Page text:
• Once children are habitually resident in Austria and there has been a significant change in their circumstances, the Austrian courts will then have a duty to reconsider the best interests of the children.
  • International child relocation invariably creates a significant change in the circumstances of a child.
  • If the parties stipulate in advance that the Austrian courts will not have modification jurisdiction, that will not prevent an Austrian court from assuming modification jurisdiction.
  • The courts in the European Union, particularly including Austria, will generally consider the views of all children, including young children, in custody cases.
  • If the terms of an order concerning custody issued by a court in the U.S. are violated by the relocating parent, the left-behind parent will have no significant remedy under the Hague Convention on the Civil Aspects of International Child Abduction or any other international treaty. Once a relocation is authorized it is not “wrongful” within the meaning of the Convention.
*Jeremy D. Morley is admitted to practice only in New York, USA. He works closely with colleagues in Austria and throughout the world. See www.international-divorce.com

Tuesday, January 08, 2019

How to Win a Hague Convention Child Abduction Case

Jeremy D. Morley

Here are some tips from attorney Jeremy D. Morley  --  who has worked on hundreds of Hague cases and is the author of the American Bar Association treatise on The Hague Abduction Convention -- for attorneys and clients faced with instituting or defending child abduction proceedings under the Hague Convention on the Civil Aspects of International Child Abduction in the United States.
In a nutshell, a Hague Convention application may be made when a child is taken or retained across an international border, away from his or her habitual residence, without the consent of a parent who has rights of custody under the law of the habitual residence, if the two countries are parties to the Convention. The child must be promptly returned to the habitual residence unless the return will create a grave risk of harm to the child or another limited exception is established.
An attorney must be ready to file a Hague Convention application and institute or defend a Hague Convention lawsuit on extremely short notice.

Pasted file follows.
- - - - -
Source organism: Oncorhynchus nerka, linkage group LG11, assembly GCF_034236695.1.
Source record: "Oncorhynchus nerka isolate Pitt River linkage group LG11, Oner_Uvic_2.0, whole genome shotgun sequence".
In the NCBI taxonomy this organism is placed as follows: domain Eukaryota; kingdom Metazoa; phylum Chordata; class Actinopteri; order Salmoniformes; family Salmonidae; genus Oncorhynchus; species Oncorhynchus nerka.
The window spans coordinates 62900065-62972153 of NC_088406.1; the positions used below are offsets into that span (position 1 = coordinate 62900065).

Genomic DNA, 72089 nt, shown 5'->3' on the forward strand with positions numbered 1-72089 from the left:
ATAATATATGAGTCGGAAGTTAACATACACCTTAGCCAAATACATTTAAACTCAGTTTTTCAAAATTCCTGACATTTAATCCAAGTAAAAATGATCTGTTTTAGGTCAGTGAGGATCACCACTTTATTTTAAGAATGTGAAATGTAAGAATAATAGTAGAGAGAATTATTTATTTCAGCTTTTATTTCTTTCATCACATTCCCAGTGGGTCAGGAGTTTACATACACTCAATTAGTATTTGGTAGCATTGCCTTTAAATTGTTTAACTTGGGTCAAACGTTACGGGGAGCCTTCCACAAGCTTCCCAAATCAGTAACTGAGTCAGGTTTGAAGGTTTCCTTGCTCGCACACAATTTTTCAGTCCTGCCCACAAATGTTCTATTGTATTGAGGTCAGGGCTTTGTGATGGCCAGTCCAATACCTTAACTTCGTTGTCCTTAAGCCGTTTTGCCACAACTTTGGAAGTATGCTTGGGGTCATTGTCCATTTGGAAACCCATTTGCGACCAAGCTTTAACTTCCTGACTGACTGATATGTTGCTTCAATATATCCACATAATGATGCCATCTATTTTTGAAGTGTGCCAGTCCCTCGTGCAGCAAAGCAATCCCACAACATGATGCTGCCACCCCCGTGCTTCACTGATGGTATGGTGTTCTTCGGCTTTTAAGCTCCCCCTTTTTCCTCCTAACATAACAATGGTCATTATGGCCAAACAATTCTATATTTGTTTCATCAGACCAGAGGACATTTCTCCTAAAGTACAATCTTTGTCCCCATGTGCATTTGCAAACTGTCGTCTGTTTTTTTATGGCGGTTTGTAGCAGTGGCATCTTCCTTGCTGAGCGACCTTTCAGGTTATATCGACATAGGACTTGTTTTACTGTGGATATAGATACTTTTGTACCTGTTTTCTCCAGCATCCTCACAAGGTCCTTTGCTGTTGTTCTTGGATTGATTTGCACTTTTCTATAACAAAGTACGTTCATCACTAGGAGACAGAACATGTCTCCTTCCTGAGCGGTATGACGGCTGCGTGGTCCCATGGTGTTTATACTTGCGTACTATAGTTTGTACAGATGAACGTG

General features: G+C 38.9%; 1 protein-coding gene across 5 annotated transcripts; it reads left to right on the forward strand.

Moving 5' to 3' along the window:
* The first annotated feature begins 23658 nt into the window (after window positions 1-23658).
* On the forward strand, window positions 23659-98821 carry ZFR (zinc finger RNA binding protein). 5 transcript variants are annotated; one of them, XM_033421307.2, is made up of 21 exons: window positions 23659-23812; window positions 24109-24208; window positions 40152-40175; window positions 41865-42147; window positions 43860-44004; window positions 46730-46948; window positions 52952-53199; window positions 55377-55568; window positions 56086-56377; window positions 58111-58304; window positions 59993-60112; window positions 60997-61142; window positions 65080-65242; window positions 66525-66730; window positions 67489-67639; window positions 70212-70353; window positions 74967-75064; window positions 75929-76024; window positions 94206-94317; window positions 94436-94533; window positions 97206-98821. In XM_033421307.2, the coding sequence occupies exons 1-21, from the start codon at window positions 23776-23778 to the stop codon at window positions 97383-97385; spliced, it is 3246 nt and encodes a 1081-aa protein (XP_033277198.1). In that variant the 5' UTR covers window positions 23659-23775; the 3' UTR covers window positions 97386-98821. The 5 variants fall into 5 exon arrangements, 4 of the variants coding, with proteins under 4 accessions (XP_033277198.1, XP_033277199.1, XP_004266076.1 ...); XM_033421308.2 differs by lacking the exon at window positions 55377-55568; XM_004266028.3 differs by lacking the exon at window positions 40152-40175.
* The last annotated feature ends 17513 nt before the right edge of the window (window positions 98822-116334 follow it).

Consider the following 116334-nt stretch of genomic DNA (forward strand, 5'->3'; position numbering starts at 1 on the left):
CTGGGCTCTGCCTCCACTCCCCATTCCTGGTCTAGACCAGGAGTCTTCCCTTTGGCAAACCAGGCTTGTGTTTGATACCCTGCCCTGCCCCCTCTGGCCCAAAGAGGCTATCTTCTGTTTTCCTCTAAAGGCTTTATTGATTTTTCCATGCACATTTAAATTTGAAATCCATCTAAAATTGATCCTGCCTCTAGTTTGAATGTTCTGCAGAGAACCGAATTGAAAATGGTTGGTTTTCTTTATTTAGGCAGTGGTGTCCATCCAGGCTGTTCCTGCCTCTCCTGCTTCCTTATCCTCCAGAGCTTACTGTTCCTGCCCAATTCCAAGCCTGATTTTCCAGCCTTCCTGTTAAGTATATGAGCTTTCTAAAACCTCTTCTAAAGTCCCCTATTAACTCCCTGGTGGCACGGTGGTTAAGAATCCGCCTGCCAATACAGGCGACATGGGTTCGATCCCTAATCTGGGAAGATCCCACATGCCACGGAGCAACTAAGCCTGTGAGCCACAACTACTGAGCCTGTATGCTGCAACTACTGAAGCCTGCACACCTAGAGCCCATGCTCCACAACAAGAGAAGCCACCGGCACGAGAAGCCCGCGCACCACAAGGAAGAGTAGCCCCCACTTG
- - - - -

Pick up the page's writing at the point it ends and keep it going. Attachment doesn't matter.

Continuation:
Prompt action may be critical. The Convention specifically requires that hearings be conducted expeditiously. Indeed, it is recommended that Hague cases should be completely concluded within six weeks. A Hague case can theoretically be instituted more than a year after the abduction but a defense (or, more precisely, an exception) will then arise if the child has become settled in the new environment. In practice, the longer a child is in a new place the more likely it is that a court will be reluctant to send the child away.
Fast action by the left-behind parent is also necessary to help prevent a claim that the parent has acquiesced in the child's relocation, and to help to bolster a claim that the left-behind parent consented to the taking or retention in the first place.
Clients must move quickly to obtain the documents needed to file the initial application and then to collect the documents needed for the hearing. They should normally be asked to prepare a detailed family history and to assist the attorney to develop evidence as rapidly as possible.
Counsel should consider putting the abducting parent on immediate written and formal notice of the dire consequences, civil, criminal and financial, that the abduction will cause to that parent personally, and, possibly to others conspiring with the parent. It may be appropriate to provide an extremely short time for the abducting parent to cure the problem by returning the child. On the other hand, such notice might be counter-productive if there is a suspicion that the taking parent might hide the child.
Counsel must decide quickly whether to bring suit in state or federal court. The International Child Abduction Remedies Act provides for concurrent jurisdiction. If a state court is chosen, the respondent has the absolute right to remove the case to the federal court. Choosing the right court can make all the difference in a Hague case.
Counsel might enlist the support of the U.S. State Department's Office of Children's Issues. Such support may be particularly helpful to locate the child. It might also be useful if the left-behind parent seeks a U.S. visa to enter the United States in order to attend the trial.
Counsel might also suggest that, if there is no custody order in place from a court in the jurisdiction of the habitual residence, the left-behind parent should perhaps institute civil proceedings in those courts for such an order (or perhaps for a modification of the original order). However, this should not be undertaken without U.S. counsel conferring with counsel in the other country.    
If a child has been abducted to the United States, proceeding under the Hague Convention might not be the best course of action. All U.S. states have adopted the Uniform Child Custody Jurisdiction & Enforcement Act (except Massachusetts which has adopted a prior uniform law). That Act provides remedies that may be far more useful – and far cheaper -- than those provided under the Hague Convention. You need a lawyer who understands the issues and who can put you on the right track.
Hague cases in the United States can be brought in federal or state court. The completely different backgrounds of state family court judges and federal judges means that the choice of either the state system or the federal system might have a major impact on the outcome of the case. If a case is brought in a state court it may be removed to the federal court but only if that is accomplished quickly.